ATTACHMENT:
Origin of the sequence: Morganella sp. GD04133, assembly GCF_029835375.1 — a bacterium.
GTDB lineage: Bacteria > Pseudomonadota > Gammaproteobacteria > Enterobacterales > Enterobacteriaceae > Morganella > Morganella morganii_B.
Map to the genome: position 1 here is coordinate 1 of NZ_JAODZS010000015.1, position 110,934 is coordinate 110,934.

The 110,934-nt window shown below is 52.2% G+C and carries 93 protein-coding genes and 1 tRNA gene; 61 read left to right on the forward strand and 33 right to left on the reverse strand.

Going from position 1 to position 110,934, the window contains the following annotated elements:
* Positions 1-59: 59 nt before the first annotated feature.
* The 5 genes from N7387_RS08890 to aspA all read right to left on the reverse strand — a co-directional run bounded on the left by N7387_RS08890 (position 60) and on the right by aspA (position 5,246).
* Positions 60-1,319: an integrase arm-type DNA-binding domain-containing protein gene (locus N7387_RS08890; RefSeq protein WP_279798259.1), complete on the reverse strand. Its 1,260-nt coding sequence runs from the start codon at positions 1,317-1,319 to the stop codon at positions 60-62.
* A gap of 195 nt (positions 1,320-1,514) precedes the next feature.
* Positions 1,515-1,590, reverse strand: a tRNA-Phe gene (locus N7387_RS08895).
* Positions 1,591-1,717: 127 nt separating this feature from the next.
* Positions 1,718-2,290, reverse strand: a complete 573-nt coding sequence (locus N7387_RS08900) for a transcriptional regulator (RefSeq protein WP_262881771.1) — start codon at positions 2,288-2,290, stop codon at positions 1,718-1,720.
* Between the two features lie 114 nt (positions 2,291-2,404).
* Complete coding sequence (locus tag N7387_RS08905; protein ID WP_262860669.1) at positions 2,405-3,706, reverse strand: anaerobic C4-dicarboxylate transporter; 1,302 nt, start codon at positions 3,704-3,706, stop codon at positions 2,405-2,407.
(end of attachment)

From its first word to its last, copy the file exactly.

Origin of the sequence: Morganella sp. GD04133, assembly GCF_029835375.1 — a bacterium.
GTDB lineage: Bacteria > Pseudomonadota > Gammaproteobacteria > Enterobacterales > Enterobacteriaceae > Morganella > Morganella morganii_B.
Map to the genome: position 1 here is coordinate 1 of NZ_JAODZS010000015.1, position 110,934 is coordinate 110,934.

The 110,934-nt window shown below is 52.2% G+C and carries 93 protein-coding genes and 1 tRNA gene; 61 read left to right on the forward strand and 33 right to left on the reverse strand.

Going from position 1 to position 110,934, the window contains the following annotated elements:
* Positions 1-59: 59 nt before the first annotated feature.
* The 5 genes from N7387_RS08890 to aspA all read right to left on the reverse strand — a co-directional run bounded on the left by N7387_RS08890 (position 60) and on the right by aspA (position 5,246).
* Positions 60-1,319: an integrase arm-type DNA-binding domain-containing protein gene (locus N7387_RS08890; RefSeq protein WP_279798259.1), complete on the reverse strand. Its 1,260-nt coding sequence runs from the start codon at positions 1,317-1,319 to the stop codon at positions 60-62.
* A gap of 195 nt (positions 1,320-1,514) precedes the next feature.
* Positions 1,515-1,590, reverse strand: a tRNA-Phe gene (locus N7387_RS08895).
* Positions 1,591-1,717: 127 nt separating this feature from the next.
* Positions 1,718-2,290, reverse strand: a complete 573-nt coding sequence (locus N7387_RS08900) for a transcriptional regulator (RefSeq protein WP_262881771.1) — start codon at positions 2,288-2,290, stop codon at positions 1,718-1,720.
* Between the two features lie 114 nt (positions 2,291-2,404).
* Complete coding sequence (locus tag N7387_RS08905; protein ID WP_262860669.1) at positions 2,405-3,706, reverse strand: anaerobic C4-dicarboxylate transporter; 1,302 nt, start codon at positions 3,704-3,706, stop codon at positions 2,405-2,407.